How to Choose the Best Food Truck Generator
Once upon a time ice cream trucks where the only “food” trucks available. Today a new breed of food trucks carrying hot dogs, tacos, burgers, and other appetizing meals are wheeling around town. It turns out this is partly because of the increased affordability of power generators.
While most restaurants are connected to a power grid, food trucks today rely on generators to travel from point A to B and distribute food. However, finding the right generator for a food truck can be a daunting task. So, in this post we’ll give you a few pointers that will assist you in finding the right generator for your food truck.
Buying Guide To Find The Best Food Truck Generator
Purchasing a generator can be costly. That is why as a food truck owner it’s essential that you follow specific guidelines to avoid financial loss and/or electrical hazards. Here is what you need to do:
1. Know what appliances you intend to connect to the generator
Knowing what type of appliances and equipment will be powered by the generator can help to prevent overload and interruption to your food truck operations. Bear in mind that some appliances will require more power during start-up than what it’s required for general operation. Once you know what appliances you intend to use you will be able to know what size generator to purchase.
2. Calculate the power consumption of each appliance
All generators are designed to produce a specific amount of power. As such it’s essential that you choose a model that will meet the power requirements of your food truck. Calculate the power requirement of each appliance to find out what wattage generator you need.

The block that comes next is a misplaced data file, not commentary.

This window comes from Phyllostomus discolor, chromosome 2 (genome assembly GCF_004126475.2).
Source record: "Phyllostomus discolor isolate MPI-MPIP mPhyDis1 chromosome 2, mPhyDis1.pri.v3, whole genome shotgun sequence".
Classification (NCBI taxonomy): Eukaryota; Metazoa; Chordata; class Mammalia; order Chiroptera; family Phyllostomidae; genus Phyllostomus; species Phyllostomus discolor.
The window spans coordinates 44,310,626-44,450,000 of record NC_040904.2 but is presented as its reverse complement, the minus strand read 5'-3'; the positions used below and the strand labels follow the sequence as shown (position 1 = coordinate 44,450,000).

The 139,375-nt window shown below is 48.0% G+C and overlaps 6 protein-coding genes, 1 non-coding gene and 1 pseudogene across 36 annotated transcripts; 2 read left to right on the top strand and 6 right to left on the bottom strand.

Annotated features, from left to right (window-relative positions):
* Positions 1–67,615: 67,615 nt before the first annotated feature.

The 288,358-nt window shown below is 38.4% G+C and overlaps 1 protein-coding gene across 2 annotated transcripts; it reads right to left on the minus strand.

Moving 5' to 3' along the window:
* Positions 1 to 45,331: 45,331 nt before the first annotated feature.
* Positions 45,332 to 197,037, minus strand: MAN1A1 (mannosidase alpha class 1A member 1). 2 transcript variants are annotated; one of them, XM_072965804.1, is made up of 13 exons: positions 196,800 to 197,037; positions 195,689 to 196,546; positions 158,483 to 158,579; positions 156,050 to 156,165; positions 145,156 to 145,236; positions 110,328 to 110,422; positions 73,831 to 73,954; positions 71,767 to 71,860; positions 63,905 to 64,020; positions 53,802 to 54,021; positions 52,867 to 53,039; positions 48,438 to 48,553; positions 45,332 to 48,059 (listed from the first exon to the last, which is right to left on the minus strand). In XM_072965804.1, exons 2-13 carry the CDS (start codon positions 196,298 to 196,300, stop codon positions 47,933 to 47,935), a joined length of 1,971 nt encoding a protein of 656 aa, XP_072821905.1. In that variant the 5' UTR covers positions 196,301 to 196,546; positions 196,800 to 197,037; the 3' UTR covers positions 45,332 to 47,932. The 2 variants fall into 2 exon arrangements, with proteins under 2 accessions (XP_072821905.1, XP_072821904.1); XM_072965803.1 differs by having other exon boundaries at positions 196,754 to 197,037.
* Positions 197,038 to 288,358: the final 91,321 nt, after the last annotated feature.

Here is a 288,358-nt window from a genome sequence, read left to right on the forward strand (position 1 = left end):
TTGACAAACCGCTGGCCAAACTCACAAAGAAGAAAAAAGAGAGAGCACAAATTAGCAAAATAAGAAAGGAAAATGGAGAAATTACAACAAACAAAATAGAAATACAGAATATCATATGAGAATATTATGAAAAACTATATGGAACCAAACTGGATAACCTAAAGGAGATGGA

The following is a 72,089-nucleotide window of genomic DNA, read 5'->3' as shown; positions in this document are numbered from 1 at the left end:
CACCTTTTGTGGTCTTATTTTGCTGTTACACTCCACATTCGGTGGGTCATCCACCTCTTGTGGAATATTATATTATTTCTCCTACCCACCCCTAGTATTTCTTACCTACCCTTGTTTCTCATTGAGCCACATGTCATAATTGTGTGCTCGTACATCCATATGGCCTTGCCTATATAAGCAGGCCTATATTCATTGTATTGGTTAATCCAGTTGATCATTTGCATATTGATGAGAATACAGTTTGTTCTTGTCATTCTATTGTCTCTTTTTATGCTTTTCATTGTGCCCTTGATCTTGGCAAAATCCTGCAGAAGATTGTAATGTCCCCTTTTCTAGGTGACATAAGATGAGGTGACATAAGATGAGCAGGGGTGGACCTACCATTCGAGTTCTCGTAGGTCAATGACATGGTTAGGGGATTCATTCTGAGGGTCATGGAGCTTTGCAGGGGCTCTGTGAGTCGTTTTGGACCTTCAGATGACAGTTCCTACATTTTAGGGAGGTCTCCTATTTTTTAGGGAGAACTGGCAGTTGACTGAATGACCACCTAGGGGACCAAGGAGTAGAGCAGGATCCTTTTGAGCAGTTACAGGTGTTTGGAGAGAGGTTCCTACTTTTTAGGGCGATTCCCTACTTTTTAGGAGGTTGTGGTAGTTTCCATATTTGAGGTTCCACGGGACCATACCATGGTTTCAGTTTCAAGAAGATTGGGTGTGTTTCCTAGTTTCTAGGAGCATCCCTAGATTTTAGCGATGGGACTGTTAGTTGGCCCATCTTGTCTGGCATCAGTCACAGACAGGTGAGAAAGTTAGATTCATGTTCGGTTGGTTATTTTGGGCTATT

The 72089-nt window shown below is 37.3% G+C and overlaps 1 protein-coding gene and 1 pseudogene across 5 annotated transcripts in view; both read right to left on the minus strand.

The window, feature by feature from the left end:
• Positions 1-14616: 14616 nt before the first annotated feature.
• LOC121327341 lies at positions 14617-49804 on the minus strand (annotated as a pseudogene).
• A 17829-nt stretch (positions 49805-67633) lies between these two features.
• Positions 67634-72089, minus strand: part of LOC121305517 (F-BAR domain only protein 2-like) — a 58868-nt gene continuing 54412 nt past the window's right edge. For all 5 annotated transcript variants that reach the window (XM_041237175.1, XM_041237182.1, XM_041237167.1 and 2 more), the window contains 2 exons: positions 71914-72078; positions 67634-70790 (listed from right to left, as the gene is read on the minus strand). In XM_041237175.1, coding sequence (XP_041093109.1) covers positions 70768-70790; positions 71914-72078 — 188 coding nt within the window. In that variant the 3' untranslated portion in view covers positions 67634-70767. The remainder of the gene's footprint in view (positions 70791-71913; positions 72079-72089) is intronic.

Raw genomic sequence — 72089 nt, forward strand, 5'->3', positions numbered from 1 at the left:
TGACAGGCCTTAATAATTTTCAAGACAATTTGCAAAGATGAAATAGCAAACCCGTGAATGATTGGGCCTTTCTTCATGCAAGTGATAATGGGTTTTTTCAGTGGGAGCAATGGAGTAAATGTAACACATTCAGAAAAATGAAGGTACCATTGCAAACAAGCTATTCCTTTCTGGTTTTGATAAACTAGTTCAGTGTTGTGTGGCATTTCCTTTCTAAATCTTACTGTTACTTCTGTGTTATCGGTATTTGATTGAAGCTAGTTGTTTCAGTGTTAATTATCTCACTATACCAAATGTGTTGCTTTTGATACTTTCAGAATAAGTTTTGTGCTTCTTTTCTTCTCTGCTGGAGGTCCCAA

The power requirements are usually found on the nameplate, stamp, or data tag and is usually listed in amps. Add the power requirements of all appliances that will be connected to the generator at the same time.
3. Find the best type of generator for food trucks
You can purchase an inverter or conventional generator for your food truck. Both are good choices but most food truck owners prefer inverters because they are generally quieter, easy to transport, and most importantly they have a cleaner smoother energy output. The only problem is that they usually cost more than conventional units.
4. Ensure that the generator has a long run time
The generator you purchase should carry a runtime of at least 10 hours at half load. This will ensure that you will not run out of power while on the road, which can result in spoilt food which can be expensive to replace. Additionally, the longer the runtime the less often you will have to refill the fuel tank.
Once you have found the right generator for your food truck, contact a licensed professional and allow him/her to install the unit safely. Ensure that the generator is properly grounded and turn off all appliances before powering down the generator at all times.
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